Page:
19. Redescription of Rhabdochona papuanensis (Nematoda: Thelazioidea), a parasite of rainbow fishes (Melanotaenia spp.); the first record of the species of Rhabdochona in Australia.

    PubMed

    Moravec, František; Adlard, Robert

    2016-12-01

    Numerous specimens of the parasitic nematode Rhabdochona papuanensis Moravec, Riha et Kuchta, 2008 (Spirurida: Rhabdochonidae) were collected from the intestines of the Australian endemic freshwater fish (eastern rainbow fish) Melanotaenia splendida (Peters) (Melanotaeniidae, Atheriniformes) in the Behana Creek, North Queesland during November of 2015. Although many species of Rhabdochona Railliet, 1916 are known to be common parasites of fishes in other continents, the present finding of R. papuanensis represents the first record of the species belonging to this genus from the Australian mainland. Light and scanning electron microscopical examinations of these newly collected specimens made it possible to redescribe in detail this nematode species, originally incompletely described from a congeneric host in Papua New Guinea. Fully developed, filamented eggs of R. papuanensis and the conspecific fourth-stage larva are described for the first time. The present finding of R. papuanensis in M. splendida from Australia represents new host and geographical records.

  20. Adaptive radiation and hybridization in Wallace's Dreamponds: evidence from sailfin silversides in the Malili Lakes of Sulawesi

    PubMed Central

    Herder, Fabian; Nolte, Arne W; Pfaender, Jobst; Schwarzer, Julia; Hadiaty, Renny K; Schliewen, Ulrich K

    2006-01-01

    Adaptive radiations are extremely useful to understand factors driving speciation. A challenge in speciation research is to distinguish forces creating novelties and those relevant to divergence and adaptation. Recently, hybridization has regained major interest as a potential force leading to functional novelty and to the genesis of new species. Here, we show that introgressive hybridization is a prominent phenomenon in the radiation of sailfin silversides (Teleostei: Atheriniformes: Telmatherinidae) inhabiting the ancient Malili Lakes of Sulawesi, correlating conspicuously with patterns of increased diversity. We found the most diverse lacustrine species-group of the radiation to be heavily introgressed by genotypes originating from streams of the lake system, an effect that has masked the primary phylogenetic pattern of the flock. We conclude that hybridization could have acted as a key factor in the generation of the flock's spectacular diversity. To our knowledge, this is the first empirical evidence for massive reticulate evolution within a complex animal radiation. PMID:16901841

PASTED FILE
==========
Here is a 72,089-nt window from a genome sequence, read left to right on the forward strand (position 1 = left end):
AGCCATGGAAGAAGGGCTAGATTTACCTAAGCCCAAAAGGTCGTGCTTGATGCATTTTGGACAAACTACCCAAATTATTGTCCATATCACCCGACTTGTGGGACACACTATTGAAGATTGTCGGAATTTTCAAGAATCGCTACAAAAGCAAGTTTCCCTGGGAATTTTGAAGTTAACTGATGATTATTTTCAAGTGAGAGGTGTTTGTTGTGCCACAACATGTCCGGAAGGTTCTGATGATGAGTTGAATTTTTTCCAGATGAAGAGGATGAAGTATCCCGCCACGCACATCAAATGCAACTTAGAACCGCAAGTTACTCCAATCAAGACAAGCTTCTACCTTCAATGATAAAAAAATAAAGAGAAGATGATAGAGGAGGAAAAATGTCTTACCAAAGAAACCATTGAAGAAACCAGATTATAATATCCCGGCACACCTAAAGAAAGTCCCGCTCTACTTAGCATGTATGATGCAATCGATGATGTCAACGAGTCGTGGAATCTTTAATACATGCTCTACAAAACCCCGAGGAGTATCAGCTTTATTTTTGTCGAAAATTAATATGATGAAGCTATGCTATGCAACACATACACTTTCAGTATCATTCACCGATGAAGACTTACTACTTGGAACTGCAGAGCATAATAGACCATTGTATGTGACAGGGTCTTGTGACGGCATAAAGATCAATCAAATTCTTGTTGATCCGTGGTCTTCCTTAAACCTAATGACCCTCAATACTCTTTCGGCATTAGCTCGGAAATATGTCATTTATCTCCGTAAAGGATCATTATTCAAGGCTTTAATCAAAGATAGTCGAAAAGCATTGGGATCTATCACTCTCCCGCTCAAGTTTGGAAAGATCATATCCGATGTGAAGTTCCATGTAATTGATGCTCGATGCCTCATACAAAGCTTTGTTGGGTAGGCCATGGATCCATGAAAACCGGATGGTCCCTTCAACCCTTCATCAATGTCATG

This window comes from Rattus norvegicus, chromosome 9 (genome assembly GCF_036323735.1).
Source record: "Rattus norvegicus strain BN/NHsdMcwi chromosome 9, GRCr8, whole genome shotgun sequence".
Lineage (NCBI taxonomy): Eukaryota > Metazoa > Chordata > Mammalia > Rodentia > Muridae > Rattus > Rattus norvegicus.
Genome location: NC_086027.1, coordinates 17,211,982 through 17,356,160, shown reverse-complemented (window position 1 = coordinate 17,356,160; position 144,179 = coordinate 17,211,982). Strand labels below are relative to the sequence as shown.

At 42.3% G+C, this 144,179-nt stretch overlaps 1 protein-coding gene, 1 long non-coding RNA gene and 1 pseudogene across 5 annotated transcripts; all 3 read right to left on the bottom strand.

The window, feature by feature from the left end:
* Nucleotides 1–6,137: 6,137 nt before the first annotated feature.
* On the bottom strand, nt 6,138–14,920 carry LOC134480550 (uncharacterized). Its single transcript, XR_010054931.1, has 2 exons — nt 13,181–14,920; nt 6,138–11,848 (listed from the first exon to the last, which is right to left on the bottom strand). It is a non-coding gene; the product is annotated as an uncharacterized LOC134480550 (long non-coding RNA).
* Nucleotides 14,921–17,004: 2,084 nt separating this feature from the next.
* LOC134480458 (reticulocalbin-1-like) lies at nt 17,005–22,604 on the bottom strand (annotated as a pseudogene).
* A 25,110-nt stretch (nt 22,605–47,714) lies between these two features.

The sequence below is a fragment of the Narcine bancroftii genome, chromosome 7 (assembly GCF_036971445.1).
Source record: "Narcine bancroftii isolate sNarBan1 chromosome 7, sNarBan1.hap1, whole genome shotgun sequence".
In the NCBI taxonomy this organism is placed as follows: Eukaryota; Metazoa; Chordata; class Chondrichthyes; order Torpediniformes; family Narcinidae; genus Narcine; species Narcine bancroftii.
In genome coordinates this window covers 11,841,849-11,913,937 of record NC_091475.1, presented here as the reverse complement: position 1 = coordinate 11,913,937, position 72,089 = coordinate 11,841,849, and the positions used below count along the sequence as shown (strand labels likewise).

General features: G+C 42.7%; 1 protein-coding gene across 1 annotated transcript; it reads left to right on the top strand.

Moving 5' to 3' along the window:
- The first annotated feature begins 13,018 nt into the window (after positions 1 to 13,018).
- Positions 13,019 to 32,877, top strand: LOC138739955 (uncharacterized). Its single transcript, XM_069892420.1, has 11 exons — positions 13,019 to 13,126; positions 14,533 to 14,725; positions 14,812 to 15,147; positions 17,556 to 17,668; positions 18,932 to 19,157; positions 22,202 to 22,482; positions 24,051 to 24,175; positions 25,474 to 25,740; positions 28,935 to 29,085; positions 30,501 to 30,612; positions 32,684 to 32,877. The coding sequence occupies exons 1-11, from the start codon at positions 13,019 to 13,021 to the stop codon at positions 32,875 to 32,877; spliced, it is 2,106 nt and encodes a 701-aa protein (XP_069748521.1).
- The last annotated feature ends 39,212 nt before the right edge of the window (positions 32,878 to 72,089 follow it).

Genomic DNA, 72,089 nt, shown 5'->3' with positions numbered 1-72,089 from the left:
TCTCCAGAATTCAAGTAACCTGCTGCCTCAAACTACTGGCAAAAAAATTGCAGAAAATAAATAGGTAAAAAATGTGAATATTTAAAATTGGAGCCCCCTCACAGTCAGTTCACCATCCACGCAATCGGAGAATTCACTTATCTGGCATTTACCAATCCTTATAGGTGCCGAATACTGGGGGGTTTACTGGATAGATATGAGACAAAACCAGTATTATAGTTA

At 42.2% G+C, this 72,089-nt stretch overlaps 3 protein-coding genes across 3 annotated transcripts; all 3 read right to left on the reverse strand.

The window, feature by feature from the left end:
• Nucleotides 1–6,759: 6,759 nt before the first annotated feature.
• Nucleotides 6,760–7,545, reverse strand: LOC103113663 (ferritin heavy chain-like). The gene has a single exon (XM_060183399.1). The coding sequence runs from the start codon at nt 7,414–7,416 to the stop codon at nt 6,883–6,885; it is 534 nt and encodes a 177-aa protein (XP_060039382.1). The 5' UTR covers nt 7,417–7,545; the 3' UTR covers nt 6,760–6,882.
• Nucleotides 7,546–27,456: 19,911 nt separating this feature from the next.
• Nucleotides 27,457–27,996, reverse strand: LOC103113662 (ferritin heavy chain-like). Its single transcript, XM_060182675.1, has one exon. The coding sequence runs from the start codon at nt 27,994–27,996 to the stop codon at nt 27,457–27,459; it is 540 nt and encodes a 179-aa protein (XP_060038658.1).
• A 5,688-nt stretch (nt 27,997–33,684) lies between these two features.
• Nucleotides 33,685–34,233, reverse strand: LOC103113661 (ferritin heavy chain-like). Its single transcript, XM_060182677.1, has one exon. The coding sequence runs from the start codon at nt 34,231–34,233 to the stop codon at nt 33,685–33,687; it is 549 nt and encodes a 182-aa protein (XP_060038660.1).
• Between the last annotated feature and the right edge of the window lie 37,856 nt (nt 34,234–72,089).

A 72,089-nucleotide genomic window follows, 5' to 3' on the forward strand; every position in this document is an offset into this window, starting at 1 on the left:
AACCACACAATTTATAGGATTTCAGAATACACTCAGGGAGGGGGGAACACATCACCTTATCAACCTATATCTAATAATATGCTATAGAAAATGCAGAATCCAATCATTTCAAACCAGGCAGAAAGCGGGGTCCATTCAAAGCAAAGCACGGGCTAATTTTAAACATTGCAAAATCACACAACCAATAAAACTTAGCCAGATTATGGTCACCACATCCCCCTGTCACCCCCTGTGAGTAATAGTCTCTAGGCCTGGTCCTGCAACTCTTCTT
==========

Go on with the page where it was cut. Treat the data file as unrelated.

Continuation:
1. On the equipotential surface hypothesis of lunar maria floors

    NASA Astrophysics Data System (ADS)

    Arkani-Hamed, Jafar; Konopliv, A. S.; Sjogren, W. L.

    1999-03-01

    The equipotential surface hypothesis suggests that lunar maria floors lie on a surface parallel to the selenoid. This is examined using the spherical harmonic representations of the Clementine topography and Lunar Prospector gravity data. It is demonstrated that the floors of both circular and noncircular maria significantly deviate from an equipotential surface. Deeper circular maria and the deeper part of the noncircular Mare Tranquillitatis have been subsided under larger mass loads in the crust. We calculate the mass beneath the maria to be in excess to the mass required for isostatic compensation of the topography at 60 km depth. A global map of this excess mass shows that the noncircular maria are isostatically compensated, unlike the circular maria. The map also reveals seven new sizable mascons: the three largest are associated with Mendel-Rydberg, Mare Humboldtianum, and Mare Moscoviense.

  2. Moon - North Pole Mosaic

    NASA Technical Reports Server (NTRS)

    1992-01-01

    This view of the Moon's north pole is a mosaic assembled from 18 images taken by Galileo's imaging system through a green filter as the spacecraft flew by on December 7, 1992. The left part of the Moon is visible from Earth; this region includes the dark, lava-filled Mare Imbrium (upper left); Mare Serenitatis (middle left); Mare Tranquillitatis (lower left), and Mare Crisium, the dark circular feature toward the bottom of the mosaic. Also visible in this view are the dark lava plains of the Marginis and Smythii Basins at the lower right. The Humboldtianum Basin, a 650-kilometer (400-mile) impact structure partly filled with dark volcanic deposits, is seen at the center of the image. The Moon's north pole is located just inside the shadow zone, about a third of the way from the top left of the illuminated region.

  3. Complexities in pyroxene compositions derived from absorption band centers: Examples from Apollo samples, HED meteorites, synthetic pure pyroxenes, and remote sensing data

    NASA Astrophysics Data System (ADS)

    Moriarty, D. P.; Pieters, C. M.

    2016-02-01